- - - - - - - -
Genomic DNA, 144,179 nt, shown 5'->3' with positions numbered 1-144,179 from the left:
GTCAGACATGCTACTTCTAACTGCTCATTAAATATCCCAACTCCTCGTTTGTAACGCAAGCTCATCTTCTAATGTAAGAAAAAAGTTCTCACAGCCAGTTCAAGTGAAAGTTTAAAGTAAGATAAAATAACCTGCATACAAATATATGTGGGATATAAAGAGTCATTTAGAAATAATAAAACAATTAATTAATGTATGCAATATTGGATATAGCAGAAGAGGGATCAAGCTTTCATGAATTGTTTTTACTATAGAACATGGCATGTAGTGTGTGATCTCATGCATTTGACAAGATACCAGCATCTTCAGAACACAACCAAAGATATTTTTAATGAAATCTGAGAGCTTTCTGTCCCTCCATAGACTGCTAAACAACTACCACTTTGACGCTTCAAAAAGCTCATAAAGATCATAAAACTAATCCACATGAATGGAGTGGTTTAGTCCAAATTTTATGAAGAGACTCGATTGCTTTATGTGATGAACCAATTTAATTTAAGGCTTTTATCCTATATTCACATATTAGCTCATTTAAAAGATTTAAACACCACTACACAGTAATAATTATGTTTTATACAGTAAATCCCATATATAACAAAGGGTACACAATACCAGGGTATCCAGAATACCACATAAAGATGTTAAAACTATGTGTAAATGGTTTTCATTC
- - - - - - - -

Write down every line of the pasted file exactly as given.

Genomic DNA, 144,179 nt, shown 5'->3' with positions numbered 1-144,179 from the left:
GTCAGACATGCTACTTCTAACTGCTCATTAAATATCCCAACTCCTCGTTTGTAACGCAAGCTCATCTTCTAATGTAAGAAAAAAGTTCTCACAGCCAGTTCAAGTGAAAGTTTAAAGTAAGATAAAATAACCTGCATACAAATATATGTGGGATATAAAGAGTCATTTAGAAATAATAAAACAATTAATTAATGTATGCAATATTGGATATAGCAGAAGAGGGATCAAGCTTTCATGAATTGTTTTTACTATAGAACATGGCATGTAGTGTGTGATCTCATGCATTTGACAAGATACCAGCATCTTCAGAACACAACCAAAGATATTTTTAATGAAATCTGAGAGCTTTCTGTCCCTCCATAGACTGCTAAACAACTACCACTTTGACGCTTCAAAAAGCTCATAAAGATCATAAAACTAATCCACATGAATGGAGTGGTTTAGTCCAAATTTTATGAAGAGACTCGATTGCTTTATGTGATGAACCAATTTAATTTAAGGCTTTTATCCTATATTCACATATTAGCTCATTTAAAAGATTTAAACACCACTACACAGTAATAATTATGTTTTATACAGTAAATCCCATATATAACAAAGGGTACACAATACCAGGGTATCCAGAATACCACATAAAGATGTTAAAACTATGTGTAAATGGTTTTCATTC